In spite of best efforts, the Portland metropolitan region still generates more than one million tons of garbage per year. That garbage has to go somewhere, and it is Metro’s responsibility to manage that garbage in a manner that protects the environment, protects people’s health, and gets good value for the public’s money.
As the Metro Council considers this year where to send the region’s garbage starting in 2020, landfills remain the most readily available, and likely the least expensive, option for getting rid of trash. This article explores combustion, a process by which garbage is burned to create electricity and reduce the volume of the leftover material (ash) to a fraction of the volume of incoming waste.
How combustion works
At a combustion facility, garbage collected from homes and businesses is placed in a chamber where it is burned at high temperatures and creates steam that powers turbines that generate electricity.
Combustion has a long history in the United States. The first such plant was built on Governors Island in New York City in 1885. As of 2011, there were 75 plants operating in 20 states, according to the U.S. Department of Energy, including the Covanta Marion, Inc. facility near Brooks, north of Salem. This facility, which opened in 1987, accepts more than 200,000 tons of garbage each year, mostly from homes and businesses in Marion County. It is the only such facility in Oregon. The facility generates up to 13 megawatts of electricity, which is sold to Portland General Electric.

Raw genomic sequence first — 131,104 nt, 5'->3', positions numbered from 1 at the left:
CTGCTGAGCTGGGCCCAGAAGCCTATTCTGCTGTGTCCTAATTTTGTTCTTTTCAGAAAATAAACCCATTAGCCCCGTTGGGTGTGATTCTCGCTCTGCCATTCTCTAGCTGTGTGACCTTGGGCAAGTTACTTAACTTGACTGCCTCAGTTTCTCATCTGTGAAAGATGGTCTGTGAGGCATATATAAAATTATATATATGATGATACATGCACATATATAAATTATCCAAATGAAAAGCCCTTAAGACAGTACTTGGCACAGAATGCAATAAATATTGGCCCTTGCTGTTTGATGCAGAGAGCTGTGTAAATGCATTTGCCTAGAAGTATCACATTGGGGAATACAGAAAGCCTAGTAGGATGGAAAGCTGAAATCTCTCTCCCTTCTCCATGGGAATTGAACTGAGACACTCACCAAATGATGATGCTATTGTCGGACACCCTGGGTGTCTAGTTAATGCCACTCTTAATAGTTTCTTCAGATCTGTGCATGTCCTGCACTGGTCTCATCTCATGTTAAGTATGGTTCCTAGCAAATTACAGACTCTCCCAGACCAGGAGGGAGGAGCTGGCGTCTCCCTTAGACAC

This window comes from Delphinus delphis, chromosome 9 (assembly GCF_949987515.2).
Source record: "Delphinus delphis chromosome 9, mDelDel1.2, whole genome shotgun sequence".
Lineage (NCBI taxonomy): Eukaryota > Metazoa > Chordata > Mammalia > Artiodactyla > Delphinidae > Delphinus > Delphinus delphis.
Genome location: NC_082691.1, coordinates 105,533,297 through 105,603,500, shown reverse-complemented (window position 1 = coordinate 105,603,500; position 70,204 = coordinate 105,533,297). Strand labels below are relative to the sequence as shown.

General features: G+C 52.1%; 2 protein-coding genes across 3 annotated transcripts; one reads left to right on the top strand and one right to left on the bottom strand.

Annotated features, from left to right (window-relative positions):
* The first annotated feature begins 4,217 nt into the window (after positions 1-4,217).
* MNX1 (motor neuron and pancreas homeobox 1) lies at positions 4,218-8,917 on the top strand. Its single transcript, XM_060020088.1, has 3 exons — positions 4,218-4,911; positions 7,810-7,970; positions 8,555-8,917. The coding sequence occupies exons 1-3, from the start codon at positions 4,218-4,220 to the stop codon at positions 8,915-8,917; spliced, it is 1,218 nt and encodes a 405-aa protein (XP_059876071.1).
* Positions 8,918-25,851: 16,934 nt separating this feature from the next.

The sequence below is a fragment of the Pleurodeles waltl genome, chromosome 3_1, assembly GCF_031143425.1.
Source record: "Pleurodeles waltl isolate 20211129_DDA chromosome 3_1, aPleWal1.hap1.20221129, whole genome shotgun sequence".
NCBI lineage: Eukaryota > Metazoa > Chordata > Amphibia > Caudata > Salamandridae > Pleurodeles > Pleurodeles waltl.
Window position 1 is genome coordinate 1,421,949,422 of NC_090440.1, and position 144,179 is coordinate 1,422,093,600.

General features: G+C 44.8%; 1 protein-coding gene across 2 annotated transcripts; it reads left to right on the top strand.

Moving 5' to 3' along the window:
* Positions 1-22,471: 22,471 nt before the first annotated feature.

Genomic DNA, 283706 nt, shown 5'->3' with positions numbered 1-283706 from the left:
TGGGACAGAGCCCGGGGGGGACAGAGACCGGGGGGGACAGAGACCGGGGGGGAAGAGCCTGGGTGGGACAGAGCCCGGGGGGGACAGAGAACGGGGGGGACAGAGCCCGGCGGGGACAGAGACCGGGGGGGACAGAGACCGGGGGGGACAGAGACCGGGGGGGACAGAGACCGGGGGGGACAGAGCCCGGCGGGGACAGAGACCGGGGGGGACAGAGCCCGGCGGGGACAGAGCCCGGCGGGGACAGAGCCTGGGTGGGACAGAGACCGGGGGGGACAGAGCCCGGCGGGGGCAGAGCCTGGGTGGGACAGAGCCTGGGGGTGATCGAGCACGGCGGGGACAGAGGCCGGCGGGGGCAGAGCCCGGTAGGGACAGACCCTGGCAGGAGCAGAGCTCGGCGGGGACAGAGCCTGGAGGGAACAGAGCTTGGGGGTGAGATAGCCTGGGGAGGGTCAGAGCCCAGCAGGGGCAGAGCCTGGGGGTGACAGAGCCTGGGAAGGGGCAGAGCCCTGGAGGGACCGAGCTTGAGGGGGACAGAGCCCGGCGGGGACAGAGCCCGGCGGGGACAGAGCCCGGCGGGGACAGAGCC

Covanta’s Marion County facility operates under a permit issued by the Oregon Department of Environmental Quality, which must be renewed every five years. The most recent permit was issued in 2012. DEQ reviews the facility annually to ensure that it meets federal emissions and pollution control limits under the Clean Air Act of 1990 as well as limits established in state law and DEQ rules. Emissions of lead, mercury, dioxins, sulfur dioxide, nitrous oxide and other particulates are evaluated.
According to Gary Andes, a natural resource specialist at DEQ who reviews the facility and conducts periodic inspections, the Covanta Marion facility has emissions well below the limits listed in its permit, and he cannot recall a complaint about the facility’s operations filed in the past five years. “They [Covanta] run a tight ship,” he said. “They have not had any compliance issues at all.”
Once garbage is burned at the Marion County facility, the resulting ash, the volume of which is about 10 percent of the volume of the incoming garbage, is taken to a site near Woodburn where further extraction of metals takes place. Finally the ash ends up as a daily cover alternative to dirt for new garbage buried at the Coffin Butte Landfill north of Corvallis.
Though the Covanta facility is the only one of its kind in Oregon, Wheelabrator Technologies is another company that operates similar facilities across North America.